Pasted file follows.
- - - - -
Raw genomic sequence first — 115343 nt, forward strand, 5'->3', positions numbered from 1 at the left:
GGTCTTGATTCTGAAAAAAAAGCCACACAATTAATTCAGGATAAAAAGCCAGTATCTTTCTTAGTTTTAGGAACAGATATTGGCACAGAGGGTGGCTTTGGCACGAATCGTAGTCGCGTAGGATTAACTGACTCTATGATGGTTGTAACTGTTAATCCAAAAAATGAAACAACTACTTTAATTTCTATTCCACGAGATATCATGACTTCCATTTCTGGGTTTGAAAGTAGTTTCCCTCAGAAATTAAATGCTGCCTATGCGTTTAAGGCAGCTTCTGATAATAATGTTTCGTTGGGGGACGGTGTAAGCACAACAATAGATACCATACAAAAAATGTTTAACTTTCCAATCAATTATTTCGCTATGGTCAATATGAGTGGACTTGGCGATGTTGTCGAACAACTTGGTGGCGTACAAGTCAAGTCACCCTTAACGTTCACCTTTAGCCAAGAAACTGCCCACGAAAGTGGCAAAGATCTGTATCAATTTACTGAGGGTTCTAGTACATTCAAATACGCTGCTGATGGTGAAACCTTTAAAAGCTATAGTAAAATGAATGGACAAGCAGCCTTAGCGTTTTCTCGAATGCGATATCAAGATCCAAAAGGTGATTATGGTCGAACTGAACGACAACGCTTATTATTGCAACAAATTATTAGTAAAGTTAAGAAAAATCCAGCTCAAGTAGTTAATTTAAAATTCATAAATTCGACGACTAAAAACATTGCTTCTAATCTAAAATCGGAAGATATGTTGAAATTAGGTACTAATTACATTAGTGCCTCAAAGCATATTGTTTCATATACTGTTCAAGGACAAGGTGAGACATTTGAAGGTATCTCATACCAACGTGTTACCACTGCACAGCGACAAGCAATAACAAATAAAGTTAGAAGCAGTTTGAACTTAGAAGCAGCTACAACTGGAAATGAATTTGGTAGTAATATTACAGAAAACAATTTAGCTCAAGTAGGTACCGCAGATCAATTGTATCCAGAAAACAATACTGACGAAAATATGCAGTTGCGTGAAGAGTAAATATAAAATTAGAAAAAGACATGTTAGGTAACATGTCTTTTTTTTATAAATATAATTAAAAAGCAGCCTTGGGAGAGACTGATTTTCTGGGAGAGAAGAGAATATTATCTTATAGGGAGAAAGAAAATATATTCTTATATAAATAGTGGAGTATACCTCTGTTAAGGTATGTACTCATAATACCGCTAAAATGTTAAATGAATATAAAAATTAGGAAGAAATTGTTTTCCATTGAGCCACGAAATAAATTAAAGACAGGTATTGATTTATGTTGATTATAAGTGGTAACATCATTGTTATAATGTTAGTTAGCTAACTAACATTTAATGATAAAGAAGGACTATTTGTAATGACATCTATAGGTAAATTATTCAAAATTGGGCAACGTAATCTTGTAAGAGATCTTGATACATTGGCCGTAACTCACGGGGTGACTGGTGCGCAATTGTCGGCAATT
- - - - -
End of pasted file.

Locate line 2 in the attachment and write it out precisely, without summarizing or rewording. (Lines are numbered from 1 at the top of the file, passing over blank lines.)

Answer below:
GGTCTTGATTCTGAAAAAAAAGCCACACAATTAATTCAGGATAAAAAGCCAGTATCTTTCTTAGTTTTAGGAACAGATATTGGCACAGAGGGTGGCTTTGGCACGAATCGTAGTCGCGTAGGATTAACTGACTCTATGATGGTTGTAACTGTTAATCCAAAAAATGAAACAACTACTTTAATTTCTATTCCACGAGATATCATGACTTCCATTTCTGGGTTTGAAAGTAGTTTCCCTCAGAAATTAAATGCTGCCTATGCGTTTAAGGCAGCTTCTGATAATAATGTTTCGTTGGGGGACGGTGTAAGCACAACAATAGATACCATACAAAAAATGTTTAACTTTCCAATCAATTATTTCGCTATGGTCAATATGAGTGGACTTGGCGATGTTGTCGAACAACTTGGTGGCGTACAAGTCAAGTCACCCTTAACGTTCACCTTTAGCCAAGAAACTGCCCACGAAAGTGGCAAAGATCTGTATCAATTTACTGAGGGTTCTAGTACATTCAAATACGCTGCTGATGGTGAAACCTTTAAAAGCTATAGTAAAATGAATGGACAAGCAGCCTTAGCGTTTTCTCGAATGCGATATCAAGATCCAAAAGGTGATTATGGTCGAACTGAACGACAACGCTTATTATTGCAACAAATTATTAGTAAAGTTAAGAAAAATCCAGCTCAAGTAGTTAATTTAAAATTCATAAATTCGACGACTAAAAACATTGCTTCTAATCTAAAATCGGAAGATATGTTGAAATTAGGTACTAATTACATTAGTGCCTCAAAGCATATTGTTTCATATACTGTTCAAGGACAAGGTGAGACATTTGAAGGTATCTCATACCAACGTGTTACCACTGCACAGCGACAAGCAATAACAAATAAAGTTAGAAGCAGTTTGAACTTAGAAGCAGCTACAACTGGAAATGAATTTGGTAGTAATATTACAGAAAACAATTTAGCTCAAGTAGGTACCGCAGATCAATTGTATCCAGAAAACAATACTGACGAAAATATGCAGTTGCGTGAAGAGTAAATATAAAATTAGAAAAAGACATGTTAGGTAACATGTCTTTTTTTTATAAATATAATTAAAAAGCAGCCTTGGGAGAGACTGATTTTCTGGGAGAGAAGAGAATATTATCTTATAGGGAGAAAGAAAATATATTCTTATATAAATAGTGGAGTATACCTCTGTTAAGGTATGTACTCATAATACCGCTAAAATGTTAAATGAATATAAAAATTAGGAAGAAATTGTTTTCCATTGAGCCACGAAATAAATTAAAGACAGGTATTGATTTATGTTGATTATAAGTGGTAACATCATTGTTATAATGTTAGTTAGCTAACTAACATTTAATGATAAAGAAGGACTATTTGTAATGACATCTATAGGTAAATTATTCAAAATTGGGCAACGTAATCTTGTAAGAGATCTTGATACATTGGCCGTAACTCACGGGGTGACTGGTGCGCAATTGTCGGCAATT